How to Sleep Better With Atrial Fibrillation

Medically Reviewed by James Beckerman, MD, FACC on June 30, 2022
4 min read

Atrial fibrillation, or AFib, is a type of irregular heartbeat. If you have this condition, you may have a higher risk for blood clots, stroke, heart failure, and other heart problems. It is also linked to trouble sleeping. Getting a good night’s sleep is important to your health, so be sure to take steps to ensure rest and relaxation.

Everyone is different, but most adults between ages 18 and 64 need 7-9 hours of sleep a night. If you’re 65 or older, you may find you need slightly less.

What can you do to make sure you’re getting enough sleep when you have AFib?

Talk to your doctor if you suspect you have sleep apnea or another sleep-related breathing disorder. The link between AFib and obstructive sleep apnea is so strong that doctors are debating whether all people with AFib should be tested for sleep apnea.

If you have obstructive sleep apnea, you may need to sleep with a mask or use a CPAP machine to make sure you get enough oxygen at night.

Your sleeping position could be part of the problem if you have paroxysmal AFib. One study found that people who slept on their left sides reported more symptoms. This position may put more stress on your heart.

What you eat and drink – and when – can affect your sleep with AFib. Some suggestions:

  • Limit alcohol. One drink for women and two for men is considered “moderate” alcohol use. Alcohol can trigger AFib.
  • Limit caffeine. This stimulant can worsen your symptoms and interfere with sleep. It can disrupt your body’s internal clock, leading you to get less sleep. And it can make the sleep you do get less restful.

Exercise generally helps you sleep better and is good for heart health. You may be worried, though, about working out when you have AFib. It’s true that some types of exercise flood your body with adrenaline, which can worsen AFib symptoms. You need to choose your workout carefully. Talk to your doctor before you begin an exercise program. The timing of your workout may affect your sleep. Some people find that exercise too close to bedtime keeps them awake.

Some basic lifestyle changes can help you sleep better and manage AFib:

  • If you smoke, quit. One study found that people with AFib who quit smoking lowered their risk of cardiovascular disease and stroke. Smoking also is linked to insomnia and other sleep problems.
  • Maintain a healthy weight. Losing just 10% of your body weight can reduce obstructive sleep apnea symptoms.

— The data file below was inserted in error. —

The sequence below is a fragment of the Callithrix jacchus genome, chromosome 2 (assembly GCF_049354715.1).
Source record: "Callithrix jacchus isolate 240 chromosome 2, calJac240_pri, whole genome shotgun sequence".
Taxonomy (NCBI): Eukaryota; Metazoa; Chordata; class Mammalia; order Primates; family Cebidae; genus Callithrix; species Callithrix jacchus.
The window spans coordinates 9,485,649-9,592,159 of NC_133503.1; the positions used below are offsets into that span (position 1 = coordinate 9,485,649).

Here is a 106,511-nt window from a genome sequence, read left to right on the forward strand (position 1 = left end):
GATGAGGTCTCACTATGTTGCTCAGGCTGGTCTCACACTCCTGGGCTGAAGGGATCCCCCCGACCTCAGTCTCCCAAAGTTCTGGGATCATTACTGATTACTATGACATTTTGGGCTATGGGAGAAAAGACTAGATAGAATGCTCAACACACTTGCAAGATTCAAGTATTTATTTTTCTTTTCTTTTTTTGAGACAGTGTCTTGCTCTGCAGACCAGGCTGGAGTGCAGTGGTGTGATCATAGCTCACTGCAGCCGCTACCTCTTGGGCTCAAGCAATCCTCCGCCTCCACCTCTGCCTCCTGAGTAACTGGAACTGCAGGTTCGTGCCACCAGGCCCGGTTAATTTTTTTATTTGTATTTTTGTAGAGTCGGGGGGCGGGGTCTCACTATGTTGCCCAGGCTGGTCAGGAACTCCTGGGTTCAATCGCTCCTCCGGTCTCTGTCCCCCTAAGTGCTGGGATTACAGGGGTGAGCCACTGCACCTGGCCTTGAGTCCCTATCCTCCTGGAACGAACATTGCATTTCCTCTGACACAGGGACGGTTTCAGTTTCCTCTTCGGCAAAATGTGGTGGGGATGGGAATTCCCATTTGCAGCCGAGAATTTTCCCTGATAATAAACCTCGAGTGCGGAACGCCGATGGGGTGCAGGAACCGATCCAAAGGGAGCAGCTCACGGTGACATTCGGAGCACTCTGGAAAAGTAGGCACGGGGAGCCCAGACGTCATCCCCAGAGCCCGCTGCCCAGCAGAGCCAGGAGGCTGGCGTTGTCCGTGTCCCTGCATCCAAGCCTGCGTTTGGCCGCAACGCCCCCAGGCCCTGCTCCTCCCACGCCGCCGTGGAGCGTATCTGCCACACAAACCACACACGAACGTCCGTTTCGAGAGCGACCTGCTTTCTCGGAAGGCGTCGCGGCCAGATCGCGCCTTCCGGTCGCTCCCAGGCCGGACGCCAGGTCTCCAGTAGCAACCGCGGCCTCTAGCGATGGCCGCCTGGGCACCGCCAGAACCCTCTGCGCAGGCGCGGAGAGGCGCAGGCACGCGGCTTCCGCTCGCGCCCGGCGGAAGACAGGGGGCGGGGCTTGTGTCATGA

• Manage stress, which is known to worsen AFib symptoms and contribute to poor sleep. Studies have found that simply learning you have AFib is linked to increased anxiety and distress and, in some cases, ideas of suicide. Remedies you might consider include therapy, breathing exercises, yoga, or acupuncture.

AFib and sleep problems are closely linked, although the exact relationship between the two is complicated. Do sleep disorders cause AFib? Or is AFib a cause of sleep disorders? The research has been contradictory. The two conditions may boost each other.

One disorder researchers have looked at related to AFib is sleep apnea. When you have sleep apnea, your breathing stops and starts over and over while you’re asleep. There are two main types:

  • Obstructive sleep apnea happens when your airway closes multiple times while you’re sleeping. That can be caused by obesity, large tonsils, or changes in hormone level – for instance, during menopause. This is the most common type.
  • Central sleep apnea happens when your brain doesn’t send your body the signals it needs to breathe regularly.

Research has tied other sleep-breathing problems, called sleep-disordered breathing or SDB, to AFib. Those types of sleep-disordered breathing include:

  • Sleep-related hypoventilation disorders lead to high levels of carbon dioxide in your body. This is a result of your lungs not moving enough air in and out while you sleep. Causes can include obesity, chronic obstructive pulmonary disease (COPD), other health problems, or even medications you take for other illnesses.
  • Sleep-related hypoxia disorders cause low levels of oxygen in your body. This is usually related to a lung condition.

Studies have found that if you have both obstructive sleep apnea and persistent AFib, the treatments for your heart condition are less likely to be effective. Whether you take medication or have a procedure to shock your heart back into rhythm, your AFib is more likely to come back if you have obstructive sleep apnea.

Certain bedtime practices are helpful for everyone, not just those with AFib or at risk for developing it. They include:

  • Set a consistent bedtime.
  • Keep your bedroom quiet, dark, and cool.
  • Turn off electronic devices at least 30 minutes before bedtime.
  • Don’t go to bed unless you’re sleepy.
  • If you’re not asleep in 20 minutes, get up and do a quiet activity.
  • Limit the fluids you drink before bed.